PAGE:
Hard lessons from my old man.

After I graduated high school I spent the summer in unrepentant sloth. Graduation parties, bonfires on the beach, and the consumption of alcohol led to many late nights and even later mornings. I hadn’t gotten a job nor had I registered for college. Why would any 18 year old when he was having so much fun, right?

Early one morning in late July my father entered my room. He announced his presence by nearly splintering the door off its hinges, which was impressive because it was already open. This was followed by a sonic boom that in my memory sounded like: “What the hell are you doing?”

My father was a child of the Great Depression who had joined the Marine Corps in 1947. He’d served for 33 years fighting in both Korea and Vietnam on multiple tours. He had been a machine gunner, a sniper, and a Reconnaissance Marine. Among his hobbies as a young jarhead we boxing, jiu jitsu, and All Marine Judo competitions. On his time off he got into brawls in local bars because he thought it was fun. When he held his out hands, each finger went off in a different direction as he’d broken them all on someone’s face at one time or another. His nose had been broken so many times a doctor once exclaimed: “How in the world do you breath through that thing?”

This was the figure who suddenly filled my door frame vibrating with rage. He had watched me stagnantly piss away my summer and was about to inform me this joyous era of my life was coming to an abrupt close. There was a cadence to his speech not unlike an artillery battery firing.

The walls vibrated as he loudly pointed out I had no job, was not registered for school, and had no prospects to speak of. With disgust he noted I had become physically soft. Prior to graduation I had run track at school as well as karate, and weight lifting on my own time. Since graduation I had not so much as stepped outside while the sun was up. He announced that I would have a job within 30 days or he would throw me out into the street.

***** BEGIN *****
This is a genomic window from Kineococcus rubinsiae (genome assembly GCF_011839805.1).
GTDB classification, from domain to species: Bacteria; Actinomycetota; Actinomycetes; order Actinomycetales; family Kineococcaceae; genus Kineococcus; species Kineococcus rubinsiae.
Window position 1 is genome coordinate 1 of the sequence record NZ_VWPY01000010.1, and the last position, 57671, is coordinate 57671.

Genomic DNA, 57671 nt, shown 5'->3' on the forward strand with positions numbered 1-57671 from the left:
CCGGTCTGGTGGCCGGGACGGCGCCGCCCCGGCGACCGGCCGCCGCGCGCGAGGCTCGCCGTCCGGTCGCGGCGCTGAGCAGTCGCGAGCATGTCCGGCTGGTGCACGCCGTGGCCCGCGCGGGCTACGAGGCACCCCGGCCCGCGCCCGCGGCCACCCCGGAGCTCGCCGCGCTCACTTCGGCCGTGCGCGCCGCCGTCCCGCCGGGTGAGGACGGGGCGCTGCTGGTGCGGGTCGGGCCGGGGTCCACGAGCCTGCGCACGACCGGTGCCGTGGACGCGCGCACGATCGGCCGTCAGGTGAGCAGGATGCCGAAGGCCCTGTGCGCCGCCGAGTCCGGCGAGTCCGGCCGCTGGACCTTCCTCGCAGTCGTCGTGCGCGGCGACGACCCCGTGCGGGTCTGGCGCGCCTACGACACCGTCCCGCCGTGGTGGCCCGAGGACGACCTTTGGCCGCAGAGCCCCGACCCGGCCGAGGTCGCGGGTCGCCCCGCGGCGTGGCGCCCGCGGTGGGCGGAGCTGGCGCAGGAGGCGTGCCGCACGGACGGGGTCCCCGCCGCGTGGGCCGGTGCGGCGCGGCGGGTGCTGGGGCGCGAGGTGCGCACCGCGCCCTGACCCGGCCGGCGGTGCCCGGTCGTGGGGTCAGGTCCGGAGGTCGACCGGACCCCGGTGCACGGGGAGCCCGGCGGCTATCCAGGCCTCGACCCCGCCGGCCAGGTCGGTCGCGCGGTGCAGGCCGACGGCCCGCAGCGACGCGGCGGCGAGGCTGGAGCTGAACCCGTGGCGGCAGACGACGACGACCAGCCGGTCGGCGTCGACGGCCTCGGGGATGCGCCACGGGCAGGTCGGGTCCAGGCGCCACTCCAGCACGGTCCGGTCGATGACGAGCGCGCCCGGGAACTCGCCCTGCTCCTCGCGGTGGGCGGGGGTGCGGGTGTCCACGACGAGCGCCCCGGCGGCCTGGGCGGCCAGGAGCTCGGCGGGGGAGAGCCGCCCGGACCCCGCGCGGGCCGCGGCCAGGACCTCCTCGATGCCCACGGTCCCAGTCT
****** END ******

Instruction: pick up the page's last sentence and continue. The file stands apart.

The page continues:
“It’ll break your mother’s heart but I’ll do it!” He stormed away leaving the doorframe scorched and smoking behind him.

Still being a teenager, I was naturally outraged at my father for threatening to throw me out of MY home and forcing me to be a productive citizen. What a dick.

The month of August ticked away. I hardly saw or spoke to my dad that month, seeking to avoid him as much as possible. On the night of August 30 my parents were in their bedroom and my father was agonizing about what he was about to do to his son.

“Honey, I don’t want to but he’s going to make me kick him out,” he confided to my mother.

“Why?” she asked him.

“It’s the end of the month and he hasn’t gotten a job!”

“What do you mean? He’s been working for weeks now.” I’d started working at a print shop sometime in mid August, I simply hadn’t told him. Take that dad.

“MIKE! YOU SON OF A BITCH!” He stomped down the hallway to the kitchen where I was.

“YOU WERE GOING TO LET ME SWEAT IT OUT!” Grinning and scowling at the same time, he was simultaneously ticked off, relieved, and impressed. We talked about my new job and he explained that as long as I had a job or was going to school I would always have a place to stay in his house. There would be no deadbeats under my father’s roof.

Thanks for the lesson dad, I think it stuck.

Semper Fidelis!

America’s SgtMaj

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